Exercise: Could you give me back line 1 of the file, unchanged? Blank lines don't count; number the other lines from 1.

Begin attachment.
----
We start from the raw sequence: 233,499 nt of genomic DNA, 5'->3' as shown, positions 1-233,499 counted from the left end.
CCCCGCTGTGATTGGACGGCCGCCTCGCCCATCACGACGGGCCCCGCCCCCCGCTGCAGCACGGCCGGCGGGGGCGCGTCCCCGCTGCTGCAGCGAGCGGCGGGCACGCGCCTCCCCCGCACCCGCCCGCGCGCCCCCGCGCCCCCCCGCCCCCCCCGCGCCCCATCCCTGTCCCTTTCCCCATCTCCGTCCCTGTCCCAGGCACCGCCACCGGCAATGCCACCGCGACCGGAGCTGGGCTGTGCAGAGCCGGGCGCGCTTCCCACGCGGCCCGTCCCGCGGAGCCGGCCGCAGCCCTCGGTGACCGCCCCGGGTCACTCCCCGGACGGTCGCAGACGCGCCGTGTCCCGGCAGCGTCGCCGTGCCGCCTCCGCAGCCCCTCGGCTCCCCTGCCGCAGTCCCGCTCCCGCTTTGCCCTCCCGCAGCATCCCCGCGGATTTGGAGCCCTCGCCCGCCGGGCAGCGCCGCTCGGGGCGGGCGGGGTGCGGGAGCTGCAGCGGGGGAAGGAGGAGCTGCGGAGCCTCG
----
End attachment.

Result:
We start from the raw sequence: 233,499 nt of genomic DNA, 5'->3' as shown, positions 1-233,499 counted from the left end.